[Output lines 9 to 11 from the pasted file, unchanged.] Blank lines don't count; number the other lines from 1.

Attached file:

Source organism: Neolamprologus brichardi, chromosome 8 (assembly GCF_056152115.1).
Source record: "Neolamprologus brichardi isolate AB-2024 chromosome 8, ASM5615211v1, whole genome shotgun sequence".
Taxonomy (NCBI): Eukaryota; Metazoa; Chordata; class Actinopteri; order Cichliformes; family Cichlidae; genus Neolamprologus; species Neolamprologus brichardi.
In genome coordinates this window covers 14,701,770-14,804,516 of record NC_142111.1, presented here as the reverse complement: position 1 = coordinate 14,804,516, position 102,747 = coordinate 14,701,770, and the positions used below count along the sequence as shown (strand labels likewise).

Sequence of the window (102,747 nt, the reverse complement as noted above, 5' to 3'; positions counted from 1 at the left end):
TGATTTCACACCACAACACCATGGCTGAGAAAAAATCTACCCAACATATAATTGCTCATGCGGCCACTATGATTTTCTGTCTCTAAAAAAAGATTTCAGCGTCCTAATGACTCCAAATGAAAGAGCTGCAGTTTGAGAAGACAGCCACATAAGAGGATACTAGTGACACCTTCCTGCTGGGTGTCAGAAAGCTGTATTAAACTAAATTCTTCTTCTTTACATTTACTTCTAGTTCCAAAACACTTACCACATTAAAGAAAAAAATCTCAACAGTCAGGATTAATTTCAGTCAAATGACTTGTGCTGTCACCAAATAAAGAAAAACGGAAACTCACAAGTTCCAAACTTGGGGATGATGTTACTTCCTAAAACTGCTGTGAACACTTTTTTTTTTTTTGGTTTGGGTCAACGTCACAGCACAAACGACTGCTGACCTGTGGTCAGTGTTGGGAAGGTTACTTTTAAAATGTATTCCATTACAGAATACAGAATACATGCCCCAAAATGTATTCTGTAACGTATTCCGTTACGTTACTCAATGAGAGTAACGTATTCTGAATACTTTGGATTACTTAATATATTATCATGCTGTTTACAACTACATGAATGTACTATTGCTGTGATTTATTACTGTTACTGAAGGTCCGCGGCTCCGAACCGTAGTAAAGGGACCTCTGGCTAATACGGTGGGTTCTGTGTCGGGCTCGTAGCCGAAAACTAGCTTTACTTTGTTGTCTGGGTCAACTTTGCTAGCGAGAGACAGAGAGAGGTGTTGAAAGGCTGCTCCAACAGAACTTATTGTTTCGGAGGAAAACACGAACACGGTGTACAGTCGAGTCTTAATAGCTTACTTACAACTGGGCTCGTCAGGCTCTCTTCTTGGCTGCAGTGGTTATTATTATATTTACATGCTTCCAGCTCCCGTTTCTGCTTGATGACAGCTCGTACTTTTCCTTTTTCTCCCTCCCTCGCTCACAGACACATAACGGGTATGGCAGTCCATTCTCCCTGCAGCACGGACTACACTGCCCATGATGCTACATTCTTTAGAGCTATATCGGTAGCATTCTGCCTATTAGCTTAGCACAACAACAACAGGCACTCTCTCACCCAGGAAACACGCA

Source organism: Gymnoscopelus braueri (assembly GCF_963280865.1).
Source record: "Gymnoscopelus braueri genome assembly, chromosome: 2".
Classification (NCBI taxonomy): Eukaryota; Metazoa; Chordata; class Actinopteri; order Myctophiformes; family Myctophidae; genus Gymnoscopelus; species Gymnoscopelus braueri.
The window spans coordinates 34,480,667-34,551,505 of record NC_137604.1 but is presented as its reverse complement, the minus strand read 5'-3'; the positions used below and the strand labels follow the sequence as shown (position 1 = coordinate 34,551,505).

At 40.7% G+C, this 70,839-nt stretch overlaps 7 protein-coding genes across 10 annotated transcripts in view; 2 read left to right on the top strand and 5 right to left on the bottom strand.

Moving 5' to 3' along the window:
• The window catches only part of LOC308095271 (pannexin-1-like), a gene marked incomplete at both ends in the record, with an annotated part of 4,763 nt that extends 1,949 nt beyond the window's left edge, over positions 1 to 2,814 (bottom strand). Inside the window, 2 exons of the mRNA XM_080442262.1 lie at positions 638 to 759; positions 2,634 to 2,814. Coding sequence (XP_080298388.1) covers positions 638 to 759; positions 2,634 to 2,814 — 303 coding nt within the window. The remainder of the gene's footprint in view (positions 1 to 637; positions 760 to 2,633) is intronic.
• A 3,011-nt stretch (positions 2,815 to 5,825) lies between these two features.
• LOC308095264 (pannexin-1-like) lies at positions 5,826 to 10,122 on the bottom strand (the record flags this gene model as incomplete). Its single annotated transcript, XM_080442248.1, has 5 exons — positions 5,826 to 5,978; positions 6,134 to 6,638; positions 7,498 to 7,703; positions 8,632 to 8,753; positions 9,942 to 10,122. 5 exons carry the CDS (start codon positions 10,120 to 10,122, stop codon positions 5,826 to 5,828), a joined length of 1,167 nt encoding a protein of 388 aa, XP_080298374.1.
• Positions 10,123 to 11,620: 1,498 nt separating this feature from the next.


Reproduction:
Classification (NCBI taxonomy): Eukaryota; Metazoa; Chordata; class Actinopteri; order Myctophiformes; family Myctophidae; genus Gymnoscopelus; species Gymnoscopelus braueri.
The window spans coordinates 34,480,667-34,551,505 of record NC_137604.1 but is presented as its reverse complement, the minus strand read 5'-3'; the positions used below and the strand labels follow the sequence as shown (position 1 = coordinate 34,551,505).

At 40.7% G+C, this 70,839-nt stretch overlaps 7 protein-coding genes across 10 annotated transcripts in view; 2 read left to right on the top strand and 5 right to left on the bottom strand.